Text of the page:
The History of Dodge Literacy Magnet
The decision to build a school on the present site was made at a stormy annual Board meeting around 1938. Board members wanted to build an addition to the existing school, known as Eureka School, but many of the patrons wanted a new school built north of Highway 54 (Maple Street). Both sides enlisted supporters to attend the annual meeting and, because of the tension, sheriff officers were present. Since most of the patrons lived north of the highway, the decision was made in their favor.
The first building on the present site consisted of eight classrooms. The cost, including furnishings, was reported to have been under $50,000. While the building was built for economy, it did have features which were considered ultramodern. The school was even featured in an article in the May 1940 School Board Journal. The building was opened on March 25, 1940, with 225 students in grades 1-8 who transferred from the South Eureka school building. School lunches were served during the early history of the school. The school district was the first, west of the Mississippi, to receive and use surplus commodities in their hot lunch program.
In 1944, a brick structure with four classrooms was added to the site at a reported cost of $28,000. In 1950, four additional classrooms and two rest rooms were added to the brick structure. A second addition consisting of the south eight rooms was added in 1952 at the cost of $60,000.
In 1954, Dodge became a part of the Wichita Public Schools. The school name was changed to the Almon E. Dodge Elementary School. Mr. Dodge, the Wichita pioneer after whom the school was named, homesteaded in west Wichita. His home was on the site of the old Wichita Hospital at Seneca and Douglas. He was also the first justice of the peace of the Delano Township. Mr. Dodge was also construction superintendent of the first bridge across the river south of the city. The site now consisted of a cement building with eight classrooms and a brick building with 16 classrooms. Enrollment was 750 students. Portable classrooms were added in 1954, 1957, 1958 and 1961. In 1966, Title I funds provided an all-electric portable for reading classes. An addition consisting of ten classrooms, rest rooms and a multipurpose room was constructed in 1976. A peak enrollment of 807 was reached in November, 1957. As enrollment grew, seventh and eighth grades were transferred to the south building and the school became an attendance center for grades 1-6.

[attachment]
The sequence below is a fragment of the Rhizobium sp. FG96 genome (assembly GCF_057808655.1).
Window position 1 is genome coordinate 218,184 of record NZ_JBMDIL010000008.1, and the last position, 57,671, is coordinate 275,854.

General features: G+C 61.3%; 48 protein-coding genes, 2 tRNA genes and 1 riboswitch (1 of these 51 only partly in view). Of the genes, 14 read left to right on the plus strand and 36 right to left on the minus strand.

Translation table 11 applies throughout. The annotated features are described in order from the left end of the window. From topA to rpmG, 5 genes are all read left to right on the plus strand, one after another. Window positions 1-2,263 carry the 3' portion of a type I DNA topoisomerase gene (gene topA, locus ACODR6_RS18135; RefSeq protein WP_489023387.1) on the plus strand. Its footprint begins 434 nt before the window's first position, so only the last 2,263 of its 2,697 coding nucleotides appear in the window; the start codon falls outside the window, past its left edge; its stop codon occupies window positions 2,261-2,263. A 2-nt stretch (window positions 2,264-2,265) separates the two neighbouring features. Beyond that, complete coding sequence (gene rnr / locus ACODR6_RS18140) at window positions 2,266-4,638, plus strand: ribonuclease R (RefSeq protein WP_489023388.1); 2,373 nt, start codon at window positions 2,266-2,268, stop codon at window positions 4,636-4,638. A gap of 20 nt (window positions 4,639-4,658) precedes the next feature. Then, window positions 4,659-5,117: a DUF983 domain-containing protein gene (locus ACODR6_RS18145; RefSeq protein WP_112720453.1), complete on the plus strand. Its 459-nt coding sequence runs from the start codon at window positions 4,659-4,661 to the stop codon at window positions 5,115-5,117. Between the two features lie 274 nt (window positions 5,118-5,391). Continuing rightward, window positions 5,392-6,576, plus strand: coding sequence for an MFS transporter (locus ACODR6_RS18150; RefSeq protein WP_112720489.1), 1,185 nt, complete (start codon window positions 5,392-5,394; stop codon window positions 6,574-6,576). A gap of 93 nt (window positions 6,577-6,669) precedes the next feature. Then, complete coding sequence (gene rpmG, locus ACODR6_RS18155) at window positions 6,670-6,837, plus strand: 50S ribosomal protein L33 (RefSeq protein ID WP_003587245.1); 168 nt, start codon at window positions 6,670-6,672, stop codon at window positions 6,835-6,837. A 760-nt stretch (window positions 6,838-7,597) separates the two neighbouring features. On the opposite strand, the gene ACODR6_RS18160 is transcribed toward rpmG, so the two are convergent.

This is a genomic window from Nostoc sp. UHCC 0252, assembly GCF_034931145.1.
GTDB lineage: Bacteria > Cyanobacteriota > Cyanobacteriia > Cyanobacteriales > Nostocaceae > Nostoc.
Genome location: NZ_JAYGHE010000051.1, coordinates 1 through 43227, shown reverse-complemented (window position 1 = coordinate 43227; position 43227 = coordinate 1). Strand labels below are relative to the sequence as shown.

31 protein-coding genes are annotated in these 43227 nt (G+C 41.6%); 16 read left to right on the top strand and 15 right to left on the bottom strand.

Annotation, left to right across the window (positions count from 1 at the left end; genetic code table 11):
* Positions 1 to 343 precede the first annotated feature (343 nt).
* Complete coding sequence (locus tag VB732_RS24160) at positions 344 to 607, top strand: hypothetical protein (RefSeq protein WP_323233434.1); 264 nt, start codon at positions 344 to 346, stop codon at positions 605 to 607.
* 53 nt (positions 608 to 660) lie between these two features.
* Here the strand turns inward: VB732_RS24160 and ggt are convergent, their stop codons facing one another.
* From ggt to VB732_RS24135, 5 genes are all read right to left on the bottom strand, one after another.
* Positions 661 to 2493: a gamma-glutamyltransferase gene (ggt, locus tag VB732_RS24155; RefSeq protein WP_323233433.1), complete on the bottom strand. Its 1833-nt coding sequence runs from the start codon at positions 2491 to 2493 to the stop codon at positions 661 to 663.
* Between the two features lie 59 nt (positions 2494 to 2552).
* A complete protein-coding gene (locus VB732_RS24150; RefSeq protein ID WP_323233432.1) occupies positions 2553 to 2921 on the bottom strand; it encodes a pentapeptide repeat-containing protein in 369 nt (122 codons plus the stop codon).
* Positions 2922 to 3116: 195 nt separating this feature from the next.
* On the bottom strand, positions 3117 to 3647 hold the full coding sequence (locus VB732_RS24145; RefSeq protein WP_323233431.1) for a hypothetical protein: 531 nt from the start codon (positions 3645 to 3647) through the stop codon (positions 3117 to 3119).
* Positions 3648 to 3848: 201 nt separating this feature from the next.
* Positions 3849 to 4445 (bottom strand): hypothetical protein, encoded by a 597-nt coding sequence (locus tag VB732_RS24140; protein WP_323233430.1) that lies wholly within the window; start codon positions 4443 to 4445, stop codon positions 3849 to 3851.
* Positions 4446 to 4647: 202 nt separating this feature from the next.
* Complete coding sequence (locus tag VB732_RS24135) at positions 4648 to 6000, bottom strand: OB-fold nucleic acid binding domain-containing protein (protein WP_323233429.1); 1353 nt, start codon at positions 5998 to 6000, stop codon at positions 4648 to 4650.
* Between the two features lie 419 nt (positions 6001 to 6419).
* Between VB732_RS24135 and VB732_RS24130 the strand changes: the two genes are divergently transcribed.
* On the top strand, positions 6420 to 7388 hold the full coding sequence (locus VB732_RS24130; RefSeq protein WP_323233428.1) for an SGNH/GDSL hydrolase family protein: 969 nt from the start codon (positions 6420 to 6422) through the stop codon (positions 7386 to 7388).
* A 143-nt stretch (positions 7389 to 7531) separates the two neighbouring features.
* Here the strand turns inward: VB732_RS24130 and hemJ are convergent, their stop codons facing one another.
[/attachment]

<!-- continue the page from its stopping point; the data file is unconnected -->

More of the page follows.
Beginning with the 1995-1996 school year, Dodge became known as the Dodge-Edison Partnership school. It was the second Edison Partnership School in the country. The school day and year were extended and personal computers were placed in every student’s home.
In June, 2003, the contract with the Edison Project was terminated. On April 14, 2003, the Board of Education approved the name change to Dodge Literacy Magnet School. The goal of the new program was to teach them a love of reading and writing as they explored their full potential in all other curricular areas.
In November, 2008, a School District bond was passed for new school construction and upgrades to facilities. Upon passage of the bond, it was determined that Dodge Literacy Magnet Elementary School would be in Phase 1 of the project and receive an entire new building. Construction of the new building was begun in May 2010 and completed in July of 2011. On August 16, 2011, the ribbon cutting was held for the new building with enrollment around 400 students. The next year, several elementary schools had to be closed in Wichita due to budget concerns. One of the schools closed was Bryant Elementary. The students from Bryant were split among two different schools, Dodge and OK Elementary. Dodge received approximately 150 new students. At the time of this writing, 2016, enrollment has continued to stay fairly steady at 580 kids.